Lastly, at lunch with Alberto and Filomena yesterday, we were a little surprised to come across Laurentina, a dark beer not unlike Guinness - maybe a little sweeter - and also very pleasant.
Our hosts seem to have alcohol only on special occasions - but as everyone has regarded inviting us to lunch or dinner as a special occasion, there has often been wine or beer on the table.

Seeing something of the realities of Mozambican life

We came to Tete to strengthen our link with Igreja Anglicana Epifania and especially for the consecration of the church St Mary's has helped to build. We knew the congregation would be preparing for their special day and we were wondering whether they would also manage to organise us an interesting itinerary too. They have excelled themselves, providing us with a detailed programme of visits to enable us to see varied aspects of Mozambican life, hosting us for delicious meals as well as organising a wonderful church service.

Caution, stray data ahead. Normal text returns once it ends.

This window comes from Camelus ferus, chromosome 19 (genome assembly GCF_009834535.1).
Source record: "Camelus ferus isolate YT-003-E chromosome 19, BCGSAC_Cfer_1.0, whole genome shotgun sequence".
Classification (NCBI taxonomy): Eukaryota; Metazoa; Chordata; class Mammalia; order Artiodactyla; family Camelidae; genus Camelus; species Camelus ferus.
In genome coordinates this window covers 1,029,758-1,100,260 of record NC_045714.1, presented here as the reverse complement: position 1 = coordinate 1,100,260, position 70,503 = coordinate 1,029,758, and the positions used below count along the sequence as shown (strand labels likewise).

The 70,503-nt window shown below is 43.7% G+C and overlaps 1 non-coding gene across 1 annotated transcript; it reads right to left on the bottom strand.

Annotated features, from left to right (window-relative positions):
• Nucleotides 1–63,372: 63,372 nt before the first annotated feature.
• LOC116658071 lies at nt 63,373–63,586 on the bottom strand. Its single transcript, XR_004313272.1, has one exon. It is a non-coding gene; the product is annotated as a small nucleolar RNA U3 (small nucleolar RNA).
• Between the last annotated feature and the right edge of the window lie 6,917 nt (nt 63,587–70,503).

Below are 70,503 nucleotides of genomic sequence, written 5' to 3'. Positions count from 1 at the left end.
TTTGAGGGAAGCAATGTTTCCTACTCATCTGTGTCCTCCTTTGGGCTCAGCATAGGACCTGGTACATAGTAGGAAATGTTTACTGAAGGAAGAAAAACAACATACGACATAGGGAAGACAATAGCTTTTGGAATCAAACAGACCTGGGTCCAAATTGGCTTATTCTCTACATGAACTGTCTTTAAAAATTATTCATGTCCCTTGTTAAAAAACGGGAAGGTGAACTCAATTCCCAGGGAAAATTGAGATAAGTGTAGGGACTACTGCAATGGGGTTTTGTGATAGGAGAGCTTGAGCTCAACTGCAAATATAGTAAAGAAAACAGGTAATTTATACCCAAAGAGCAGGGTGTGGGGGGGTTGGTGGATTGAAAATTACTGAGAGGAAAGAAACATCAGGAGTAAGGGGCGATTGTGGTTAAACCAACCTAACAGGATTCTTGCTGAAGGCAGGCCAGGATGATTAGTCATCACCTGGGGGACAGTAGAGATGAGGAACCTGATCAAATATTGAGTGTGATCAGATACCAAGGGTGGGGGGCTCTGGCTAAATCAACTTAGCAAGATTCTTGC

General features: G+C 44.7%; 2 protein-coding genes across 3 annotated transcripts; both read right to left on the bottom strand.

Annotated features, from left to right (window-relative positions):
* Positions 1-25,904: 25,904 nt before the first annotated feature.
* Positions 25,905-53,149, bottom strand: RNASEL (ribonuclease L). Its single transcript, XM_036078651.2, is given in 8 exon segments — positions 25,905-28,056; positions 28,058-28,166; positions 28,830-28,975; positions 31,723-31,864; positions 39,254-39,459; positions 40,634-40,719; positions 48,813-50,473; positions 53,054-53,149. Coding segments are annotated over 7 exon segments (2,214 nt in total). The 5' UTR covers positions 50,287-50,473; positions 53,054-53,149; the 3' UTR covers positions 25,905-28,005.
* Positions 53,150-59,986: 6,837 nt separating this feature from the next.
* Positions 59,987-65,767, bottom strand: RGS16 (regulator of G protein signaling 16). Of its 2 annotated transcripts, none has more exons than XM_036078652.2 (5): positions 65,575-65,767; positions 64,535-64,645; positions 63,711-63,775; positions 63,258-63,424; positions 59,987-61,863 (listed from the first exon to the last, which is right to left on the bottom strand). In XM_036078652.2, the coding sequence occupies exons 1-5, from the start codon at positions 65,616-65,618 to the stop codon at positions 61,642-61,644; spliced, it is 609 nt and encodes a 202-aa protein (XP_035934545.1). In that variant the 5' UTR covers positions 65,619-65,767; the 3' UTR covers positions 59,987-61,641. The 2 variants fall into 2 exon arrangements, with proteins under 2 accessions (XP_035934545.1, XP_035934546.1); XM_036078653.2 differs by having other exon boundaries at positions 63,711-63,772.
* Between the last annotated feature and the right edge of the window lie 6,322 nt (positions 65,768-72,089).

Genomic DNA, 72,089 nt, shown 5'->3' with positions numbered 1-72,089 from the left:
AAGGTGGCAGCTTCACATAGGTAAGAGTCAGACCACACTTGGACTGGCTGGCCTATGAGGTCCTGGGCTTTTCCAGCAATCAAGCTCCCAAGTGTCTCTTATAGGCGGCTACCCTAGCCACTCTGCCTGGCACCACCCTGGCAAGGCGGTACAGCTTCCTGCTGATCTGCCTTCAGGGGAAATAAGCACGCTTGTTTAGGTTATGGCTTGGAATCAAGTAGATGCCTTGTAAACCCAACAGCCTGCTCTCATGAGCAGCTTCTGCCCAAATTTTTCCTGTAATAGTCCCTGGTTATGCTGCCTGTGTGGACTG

On Wednesday, 2 days after we arrived, we were taken to visit an orphanage, Aldeia de Criancas Tete, on the outskirts of town, funded by SOS International and other donors. It had the most beautiful grounds we have seen with two enormous Baobab trees, where 105 children & young people from babies to the age of 23 lived. The home also runs an outreach programme providing schooling for children in the local neighbourhood. Materials in the nursery were very sparse; but the children's smiles said it all. Michael was in his element!
That afternoon we also visited an elderly people's home that seemed really impoverished. My mother is in a care home in England and I was shocked by the conditions these residents were living in. The manager told us they were under-funded and short staffed. They had no one to water their vegetable patch which looked in a sad state and no concrete surface between buildings within the compound, so the elderly residents had to negotiate rough stony ground. The grounds did include a traditional bread oven. Despite the lack of facilities their spirit was still strong. They seemed quite oblivious to the very loud music blasting out from the neighbouring pub.
Posted by Sarah